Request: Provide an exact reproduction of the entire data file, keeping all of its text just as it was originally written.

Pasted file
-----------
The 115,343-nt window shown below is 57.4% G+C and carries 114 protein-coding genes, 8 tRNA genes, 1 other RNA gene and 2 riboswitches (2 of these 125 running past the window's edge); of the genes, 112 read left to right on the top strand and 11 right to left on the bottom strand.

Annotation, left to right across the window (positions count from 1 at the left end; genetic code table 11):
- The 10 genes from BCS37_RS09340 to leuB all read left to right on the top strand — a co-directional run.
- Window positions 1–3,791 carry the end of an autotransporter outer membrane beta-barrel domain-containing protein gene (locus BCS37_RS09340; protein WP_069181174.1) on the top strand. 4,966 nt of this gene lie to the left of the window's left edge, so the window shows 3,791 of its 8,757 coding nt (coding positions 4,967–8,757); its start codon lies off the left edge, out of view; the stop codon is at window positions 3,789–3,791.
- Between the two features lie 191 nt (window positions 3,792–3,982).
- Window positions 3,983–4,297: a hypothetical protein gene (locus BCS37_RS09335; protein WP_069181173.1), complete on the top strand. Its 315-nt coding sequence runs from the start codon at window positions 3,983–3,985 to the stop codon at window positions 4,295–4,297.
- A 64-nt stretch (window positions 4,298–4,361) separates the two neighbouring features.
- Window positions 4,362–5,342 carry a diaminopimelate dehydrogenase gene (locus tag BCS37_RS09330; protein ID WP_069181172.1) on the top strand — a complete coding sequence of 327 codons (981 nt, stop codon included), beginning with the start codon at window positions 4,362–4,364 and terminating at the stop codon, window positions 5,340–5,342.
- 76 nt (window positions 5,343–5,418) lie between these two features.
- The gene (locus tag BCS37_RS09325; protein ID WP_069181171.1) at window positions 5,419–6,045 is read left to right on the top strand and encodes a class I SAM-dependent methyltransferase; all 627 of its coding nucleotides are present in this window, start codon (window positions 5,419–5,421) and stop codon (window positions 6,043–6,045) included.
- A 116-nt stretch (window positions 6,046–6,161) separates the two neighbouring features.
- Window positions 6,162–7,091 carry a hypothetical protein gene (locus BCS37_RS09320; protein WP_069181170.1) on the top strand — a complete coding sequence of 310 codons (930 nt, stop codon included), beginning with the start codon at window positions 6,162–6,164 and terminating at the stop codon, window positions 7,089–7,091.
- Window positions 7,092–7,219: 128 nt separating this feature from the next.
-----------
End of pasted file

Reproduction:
The 115,343-nt window shown below is 57.4% G+C and carries 114 protein-coding genes, 8 tRNA genes, 1 other RNA gene and 2 riboswitches (2 of these 125 running past the window's edge); of the genes, 112 read left to right on the top strand and 11 right to left on the bottom strand.

Annotation, left to right across the window (positions count from 1 at the left end; genetic code table 11):
- The 10 genes from BCS37_RS09340 to leuB all read left to right on the top strand — a co-directional run.
- Window positions 1–3,791 carry the end of an autotransporter outer membrane beta-barrel domain-containing protein gene (locus BCS37_RS09340; protein WP_069181174.1) on the top strand. 4,966 nt of this gene lie to the left of the window's left edge, so the window shows 3,791 of its 8,757 coding nt (coding positions 4,967–8,757); its start codon lies off the left edge, out of view; the stop codon is at window positions 3,789–3,791.
- Between the two features lie 191 nt (window positions 3,792–3,982).
- Window positions 3,983–4,297: a hypothetical protein gene (locus BCS37_RS09335; protein WP_069181173.1), complete on the top strand. Its 315-nt coding sequence runs from the start codon at window positions 3,983–3,985 to the stop codon at window positions 4,295–4,297.
- A 64-nt stretch (window positions 4,298–4,361) separates the two neighbouring features.
- Window positions 4,362–5,342 carry a diaminopimelate dehydrogenase gene (locus tag BCS37_RS09330; protein ID WP_069181172.1) on the top strand — a complete coding sequence of 327 codons (981 nt, stop codon included), beginning with the start codon at window positions 4,362–4,364 and terminating at the stop codon, window positions 5,340–5,342.
- 76 nt (window positions 5,343–5,418) lie between these two features.
- The gene (locus tag BCS37_RS09325; protein ID WP_069181171.1) at window positions 5,419–6,045 is read left to right on the top strand and encodes a class I SAM-dependent methyltransferase; all 627 of its coding nucleotides are present in this window, start codon (window positions 5,419–5,421) and stop codon (window positions 6,043–6,045) included.
- A 116-nt stretch (window positions 6,046–6,161) separates the two neighbouring features.
- Window positions 6,162–7,091 carry a hypothetical protein gene (locus BCS37_RS09320; protein WP_069181170.1) on the top strand — a complete coding sequence of 310 codons (930 nt, stop codon included), beginning with the start codon at window positions 6,162–6,164 and terminating at the stop codon, window positions 7,089–7,091.
- Window positions 7,092–7,219: 128 nt separating this feature from the next.